I recently learned at a speaker workshop that I am not in my body when I speak. This produces a very heady, intellectual presentation, which hurts the rapport I’m trying to achieve with my audience. The workshop leader suggested I try swiveling my hips while speaking. This, she explained, would stimulate the neurological connections between my body and head.

Rotating my hips while speaking does, I must admit, make for a more engaging performance!

My initial attempts, however, were a lot like trying to pat my head and rub my belly in a circular motion at the same time. It was challenging and I despaired that it would take months to master.

Here’s the cool thing. Sitting on the medicine ball appears to be facilitating the development of this neural connection. While I’m writing this, I’m aware of sore seat muscles. This soreness is causing me to rotate my hips both to massage the tenderness and to keep the circulation going. I’m in constant motion! And I’m doing it while using my mind.

I did a practice talk last night with a group of supportive women and the initial results are amazing. The point, however, is not to go out and buy a medicine ball, although if you sit at the computer as much as I it might be worth considering.

The point is to check in with your own body-mind connection and your own habits of self care and determine whether they are enough.

The body is the vessel in which a spiritual being navigates the world. It is difficult to be truly successful on this material plane without it.

A lot of the women I work with have fled their bodies — like I did — from emotional or physical pain or because that’s what they learned as a child. I thought I had handled this when I got into Sufi work and learned to move my body. But the movement only sent me further out of my body and into the ether. Only now am I learning to truly connect with this physical vessel — to tend, love and appreciate it instead of pushing it around like an old wheelbarrow. It is my best friend even when it’s hurting because it tells me what is wrong and what is needed. This new knowledge is helping me to be a better coach as well as a better human being.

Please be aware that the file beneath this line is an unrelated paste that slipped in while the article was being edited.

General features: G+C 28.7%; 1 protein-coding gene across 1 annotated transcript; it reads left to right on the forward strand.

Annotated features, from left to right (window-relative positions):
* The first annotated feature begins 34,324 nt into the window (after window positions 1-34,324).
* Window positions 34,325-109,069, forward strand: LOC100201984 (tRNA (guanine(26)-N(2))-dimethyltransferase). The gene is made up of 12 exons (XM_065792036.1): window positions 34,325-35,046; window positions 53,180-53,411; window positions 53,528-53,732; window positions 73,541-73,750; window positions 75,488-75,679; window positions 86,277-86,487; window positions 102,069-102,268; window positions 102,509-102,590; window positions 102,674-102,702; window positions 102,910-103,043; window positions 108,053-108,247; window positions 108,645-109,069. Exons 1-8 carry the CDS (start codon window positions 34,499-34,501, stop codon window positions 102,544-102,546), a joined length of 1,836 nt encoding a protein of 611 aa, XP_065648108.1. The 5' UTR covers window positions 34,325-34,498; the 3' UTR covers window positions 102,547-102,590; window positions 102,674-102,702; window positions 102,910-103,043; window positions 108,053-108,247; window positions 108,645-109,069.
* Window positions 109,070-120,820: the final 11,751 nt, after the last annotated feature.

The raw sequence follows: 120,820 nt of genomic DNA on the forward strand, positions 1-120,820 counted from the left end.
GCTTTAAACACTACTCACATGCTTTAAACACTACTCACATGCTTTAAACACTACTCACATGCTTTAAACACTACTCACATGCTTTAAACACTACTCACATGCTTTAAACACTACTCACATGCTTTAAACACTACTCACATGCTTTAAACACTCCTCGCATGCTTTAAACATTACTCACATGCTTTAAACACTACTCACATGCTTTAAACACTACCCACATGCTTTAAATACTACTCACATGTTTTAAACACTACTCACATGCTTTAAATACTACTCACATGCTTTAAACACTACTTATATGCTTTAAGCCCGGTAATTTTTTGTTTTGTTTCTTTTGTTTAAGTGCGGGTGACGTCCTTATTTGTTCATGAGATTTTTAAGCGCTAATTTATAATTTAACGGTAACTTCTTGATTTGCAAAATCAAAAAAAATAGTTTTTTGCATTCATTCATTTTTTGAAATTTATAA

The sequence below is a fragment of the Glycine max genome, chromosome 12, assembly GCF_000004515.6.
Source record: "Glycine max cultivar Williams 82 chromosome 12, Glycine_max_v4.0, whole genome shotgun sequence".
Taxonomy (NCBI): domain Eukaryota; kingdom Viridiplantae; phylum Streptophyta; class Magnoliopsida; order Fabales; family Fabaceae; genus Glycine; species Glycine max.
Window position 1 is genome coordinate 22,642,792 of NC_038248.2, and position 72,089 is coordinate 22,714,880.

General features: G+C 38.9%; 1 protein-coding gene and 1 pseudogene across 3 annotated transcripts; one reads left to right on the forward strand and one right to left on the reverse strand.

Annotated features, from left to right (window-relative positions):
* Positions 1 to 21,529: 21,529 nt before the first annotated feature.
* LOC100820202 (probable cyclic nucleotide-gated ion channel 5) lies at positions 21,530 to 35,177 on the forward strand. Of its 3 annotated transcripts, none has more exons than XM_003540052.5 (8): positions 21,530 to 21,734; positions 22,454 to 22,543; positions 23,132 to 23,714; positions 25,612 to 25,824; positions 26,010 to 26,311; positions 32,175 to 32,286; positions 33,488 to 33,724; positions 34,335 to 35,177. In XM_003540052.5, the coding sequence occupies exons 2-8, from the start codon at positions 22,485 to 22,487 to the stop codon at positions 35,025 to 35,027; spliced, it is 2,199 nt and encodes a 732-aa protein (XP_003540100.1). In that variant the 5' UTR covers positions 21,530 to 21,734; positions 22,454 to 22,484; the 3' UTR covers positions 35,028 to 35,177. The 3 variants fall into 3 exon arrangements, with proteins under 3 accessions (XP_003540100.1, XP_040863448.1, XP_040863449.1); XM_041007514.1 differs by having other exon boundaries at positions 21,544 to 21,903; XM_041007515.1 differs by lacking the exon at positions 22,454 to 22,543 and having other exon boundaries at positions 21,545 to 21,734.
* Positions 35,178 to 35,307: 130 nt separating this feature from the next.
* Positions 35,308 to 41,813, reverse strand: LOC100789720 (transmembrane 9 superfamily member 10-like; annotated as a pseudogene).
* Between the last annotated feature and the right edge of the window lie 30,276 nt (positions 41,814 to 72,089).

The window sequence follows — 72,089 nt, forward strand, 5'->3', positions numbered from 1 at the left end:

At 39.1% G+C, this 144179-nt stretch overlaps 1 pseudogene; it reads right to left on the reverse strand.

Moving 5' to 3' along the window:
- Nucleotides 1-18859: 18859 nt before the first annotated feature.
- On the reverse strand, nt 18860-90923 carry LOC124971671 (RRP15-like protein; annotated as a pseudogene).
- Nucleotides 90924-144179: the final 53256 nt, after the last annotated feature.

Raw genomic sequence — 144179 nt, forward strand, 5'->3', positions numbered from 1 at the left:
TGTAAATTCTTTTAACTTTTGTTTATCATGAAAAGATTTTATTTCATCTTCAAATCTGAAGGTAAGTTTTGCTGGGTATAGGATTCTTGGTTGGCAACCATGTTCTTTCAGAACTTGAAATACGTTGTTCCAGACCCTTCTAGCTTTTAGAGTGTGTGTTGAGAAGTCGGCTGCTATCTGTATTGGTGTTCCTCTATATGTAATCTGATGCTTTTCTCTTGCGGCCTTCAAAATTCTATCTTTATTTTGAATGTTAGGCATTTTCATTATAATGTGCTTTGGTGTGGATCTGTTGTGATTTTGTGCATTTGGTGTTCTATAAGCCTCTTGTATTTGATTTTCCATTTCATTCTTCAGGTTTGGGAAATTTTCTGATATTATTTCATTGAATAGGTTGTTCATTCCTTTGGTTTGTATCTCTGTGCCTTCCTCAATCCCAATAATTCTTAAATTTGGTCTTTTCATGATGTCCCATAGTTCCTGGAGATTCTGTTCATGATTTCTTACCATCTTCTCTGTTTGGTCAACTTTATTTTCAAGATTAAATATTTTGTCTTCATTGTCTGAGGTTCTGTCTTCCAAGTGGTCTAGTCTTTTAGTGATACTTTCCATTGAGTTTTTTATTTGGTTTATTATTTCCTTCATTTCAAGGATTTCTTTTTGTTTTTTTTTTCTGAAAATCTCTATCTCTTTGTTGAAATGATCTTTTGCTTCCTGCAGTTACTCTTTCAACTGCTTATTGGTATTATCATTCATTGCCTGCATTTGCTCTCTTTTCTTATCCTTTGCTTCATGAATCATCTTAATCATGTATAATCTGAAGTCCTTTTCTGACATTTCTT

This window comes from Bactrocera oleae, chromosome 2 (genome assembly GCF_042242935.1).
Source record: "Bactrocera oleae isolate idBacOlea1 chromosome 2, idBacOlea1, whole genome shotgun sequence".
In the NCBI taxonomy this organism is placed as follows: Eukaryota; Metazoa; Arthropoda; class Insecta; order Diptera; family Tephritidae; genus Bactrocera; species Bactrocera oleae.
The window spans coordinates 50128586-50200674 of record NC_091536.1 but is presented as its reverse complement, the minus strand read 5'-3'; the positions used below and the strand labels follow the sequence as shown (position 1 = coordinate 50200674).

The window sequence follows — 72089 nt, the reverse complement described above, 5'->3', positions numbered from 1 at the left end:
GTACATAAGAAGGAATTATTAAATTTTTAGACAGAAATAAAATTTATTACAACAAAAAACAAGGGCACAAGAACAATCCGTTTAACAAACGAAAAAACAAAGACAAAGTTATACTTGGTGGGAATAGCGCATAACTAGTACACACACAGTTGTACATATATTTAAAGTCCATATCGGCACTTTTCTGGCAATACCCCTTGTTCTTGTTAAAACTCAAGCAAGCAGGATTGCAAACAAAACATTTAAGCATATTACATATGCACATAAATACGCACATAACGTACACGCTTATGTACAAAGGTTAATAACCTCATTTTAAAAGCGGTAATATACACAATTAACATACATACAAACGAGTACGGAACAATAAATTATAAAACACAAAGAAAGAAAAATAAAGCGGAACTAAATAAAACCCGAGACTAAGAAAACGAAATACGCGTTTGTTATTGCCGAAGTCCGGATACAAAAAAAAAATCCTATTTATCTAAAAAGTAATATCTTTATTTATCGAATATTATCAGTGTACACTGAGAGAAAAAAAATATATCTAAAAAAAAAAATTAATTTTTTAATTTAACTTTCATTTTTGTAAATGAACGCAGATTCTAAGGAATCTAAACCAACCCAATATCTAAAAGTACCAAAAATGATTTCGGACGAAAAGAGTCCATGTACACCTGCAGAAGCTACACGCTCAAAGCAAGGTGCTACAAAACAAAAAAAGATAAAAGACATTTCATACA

My mind-body project is expanding. I am becoming more attentive to my inner feelings — noticing what feels good and what doesn’t, emotionally as well as physically. I’m slowing down while eating in order to taste and enjoy my food. I’ve even started slathering lotion on my body every morning in a ritual of self-love. A whole new world of physical sensations is opening up for me.

Will all this body consciousness strengthen my inner game? Will it lead to more success in business? What I am learning is that everything in my life is connected. My body is part of my business, my business is part of my spiritual journey. It is necessary to tend all my gardens.

What seedlings are you nurturing in your life’s gardens? 


WANT TO USE THIS ARTICLE IN YOUR EZINE OR WEB SITE? You can, as long as you include this complete blurb with it: Grief, Loss and Death Expert Michelle Peticolas, Ph.D. helps professional women struggling with grief and loss to have peace-of-mind, closure and a life worth living. If you’re ready to shift into a whole new way of being with death and loss, a new way of living your life, get Michelle’s complimentary guide, Essentials for Grieving Well at